Peter Bagge probably hates the idea of Meta, Mark Zuckerberg’s vision of the future of online life. By now you’ve had to have seen the videos of it where Zuckerberg was touting an almost completely digital life, all powered by his companies' oh-so beneficial technology. You will be able to live a virtual life, dress in virtual clothes, go to virtual concerts and do everything you do in real life but in a virtual (i.e. “better” by the Zuck’s estimation) way. And Facebook or Meta or whatever they want to call themselves by then will be the center of this virtual life. Sounds great, doesn’t it?
But did you know that Second Life is still a thing? I certainly didn’t. “With thousands of virtual experiences and communities, you'll never run out of places to explore and people to meet. Music clubs, roleplaying communities, virtual cinemas, are and more,” the website promises. Around since 2003, Second Life is the original Meta, a virtual experience offering a promising substitute to the real world. But going back to the earliest days of the World Wide Web, online communities have offered that substitute for the real world, where people could craft a different identity than their IRL ones. Behind our screens, we could be someone on message boards and AOL groups that we only wished we were when dealing with people outside of the Matrix.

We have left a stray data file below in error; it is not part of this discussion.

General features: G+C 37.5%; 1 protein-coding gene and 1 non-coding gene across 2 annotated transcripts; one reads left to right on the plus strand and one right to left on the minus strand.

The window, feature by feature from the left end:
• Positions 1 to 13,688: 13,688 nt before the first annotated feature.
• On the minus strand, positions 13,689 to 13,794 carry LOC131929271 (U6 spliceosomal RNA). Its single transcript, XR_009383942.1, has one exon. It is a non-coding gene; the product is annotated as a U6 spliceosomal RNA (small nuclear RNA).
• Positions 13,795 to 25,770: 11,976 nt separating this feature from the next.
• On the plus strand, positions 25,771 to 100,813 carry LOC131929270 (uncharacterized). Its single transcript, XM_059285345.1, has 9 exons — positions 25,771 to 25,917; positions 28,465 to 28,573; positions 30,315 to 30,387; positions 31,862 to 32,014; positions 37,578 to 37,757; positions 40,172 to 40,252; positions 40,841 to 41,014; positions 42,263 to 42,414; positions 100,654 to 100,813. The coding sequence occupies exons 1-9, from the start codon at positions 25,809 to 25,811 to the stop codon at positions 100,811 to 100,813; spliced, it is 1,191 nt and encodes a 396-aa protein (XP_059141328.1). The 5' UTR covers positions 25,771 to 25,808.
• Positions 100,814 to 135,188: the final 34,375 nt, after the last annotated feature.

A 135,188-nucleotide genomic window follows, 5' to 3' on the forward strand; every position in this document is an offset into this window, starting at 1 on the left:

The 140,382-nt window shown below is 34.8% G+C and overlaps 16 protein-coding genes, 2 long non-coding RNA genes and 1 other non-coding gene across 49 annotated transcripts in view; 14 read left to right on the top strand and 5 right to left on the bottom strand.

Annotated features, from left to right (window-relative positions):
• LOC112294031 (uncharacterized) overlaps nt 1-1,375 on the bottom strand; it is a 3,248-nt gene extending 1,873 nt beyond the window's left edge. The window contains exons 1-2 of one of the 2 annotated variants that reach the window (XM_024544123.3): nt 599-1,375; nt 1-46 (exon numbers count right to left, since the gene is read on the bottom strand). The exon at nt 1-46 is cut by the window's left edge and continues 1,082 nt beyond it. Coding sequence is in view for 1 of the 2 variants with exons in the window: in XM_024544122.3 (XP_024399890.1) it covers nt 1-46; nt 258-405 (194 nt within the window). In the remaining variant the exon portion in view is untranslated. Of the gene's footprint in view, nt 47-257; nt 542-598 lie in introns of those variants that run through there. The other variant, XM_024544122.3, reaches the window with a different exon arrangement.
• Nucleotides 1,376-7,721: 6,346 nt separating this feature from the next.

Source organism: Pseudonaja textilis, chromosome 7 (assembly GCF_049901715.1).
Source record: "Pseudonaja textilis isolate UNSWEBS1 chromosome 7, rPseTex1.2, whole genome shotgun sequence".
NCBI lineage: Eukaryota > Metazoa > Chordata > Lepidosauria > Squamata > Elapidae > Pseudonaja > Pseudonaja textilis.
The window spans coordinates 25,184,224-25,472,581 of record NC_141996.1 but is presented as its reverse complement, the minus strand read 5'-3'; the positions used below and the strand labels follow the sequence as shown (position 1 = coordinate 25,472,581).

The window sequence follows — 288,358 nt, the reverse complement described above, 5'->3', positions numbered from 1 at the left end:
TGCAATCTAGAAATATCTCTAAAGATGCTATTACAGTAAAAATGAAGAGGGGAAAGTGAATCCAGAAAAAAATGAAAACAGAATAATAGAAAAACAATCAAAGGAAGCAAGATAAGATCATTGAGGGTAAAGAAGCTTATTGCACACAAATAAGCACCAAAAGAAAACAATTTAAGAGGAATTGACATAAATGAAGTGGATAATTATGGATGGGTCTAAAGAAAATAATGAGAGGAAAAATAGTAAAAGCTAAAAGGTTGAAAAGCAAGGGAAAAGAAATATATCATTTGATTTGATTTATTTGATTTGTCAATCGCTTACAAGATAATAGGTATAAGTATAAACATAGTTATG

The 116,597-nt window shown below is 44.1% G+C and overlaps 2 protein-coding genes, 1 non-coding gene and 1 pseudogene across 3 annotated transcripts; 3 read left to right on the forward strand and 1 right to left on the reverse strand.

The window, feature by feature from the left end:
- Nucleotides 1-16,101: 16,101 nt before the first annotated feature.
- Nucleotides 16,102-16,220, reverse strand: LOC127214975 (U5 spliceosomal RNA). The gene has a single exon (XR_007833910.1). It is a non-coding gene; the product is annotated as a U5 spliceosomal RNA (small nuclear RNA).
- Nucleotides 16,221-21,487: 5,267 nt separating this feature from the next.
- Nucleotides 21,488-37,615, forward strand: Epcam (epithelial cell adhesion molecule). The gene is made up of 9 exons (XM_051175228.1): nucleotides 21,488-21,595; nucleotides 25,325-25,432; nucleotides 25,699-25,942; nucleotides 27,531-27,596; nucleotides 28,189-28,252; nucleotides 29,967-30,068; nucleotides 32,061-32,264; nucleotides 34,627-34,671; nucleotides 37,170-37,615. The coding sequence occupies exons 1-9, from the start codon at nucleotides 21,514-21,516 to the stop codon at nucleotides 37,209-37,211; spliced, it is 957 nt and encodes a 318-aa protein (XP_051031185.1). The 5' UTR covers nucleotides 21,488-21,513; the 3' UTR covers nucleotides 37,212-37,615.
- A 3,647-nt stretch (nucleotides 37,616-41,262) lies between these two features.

Peter Bagge’s 2010 comic Other Lives (recently republished by Fantagraphics) explores our desires to be someone other than who we are, both in a virtual setting but he recognized back then that desire is something that exists beyond the keyboard and computer screen. Vader Ryderbeck anchors this story and he’s the least online character out of everything even as he centers this story about constructed identities and the self-delusion that comes with them. A journalist who makes everyone call him “Vader” even though his name really is Vlad, Vader has built a life that’s a reaction to everything his late father tried to either teach him or force on him. In trying to renounce his own upbringing, he shapes and molds what his girlfriend and his friends see him as.
Going back to Hate and Neat Stuff, Bagge has always had a knack for tapping into the culture and showing how it brings out the worst in us. It’s not that he hates pop culture but that he hates what it does to us and what we do to continue to feed it. Other Lives explores the pop culture and cyberculture that makes us question ourselves, think we’re not good enough or who we want to be while giving us the opportunity to recraft our identity. Only it’s not complete; Bagge shows how we still are who we are and that our projected selves are at best masks that we wear to disguise who we are to the world at large and to ourselves.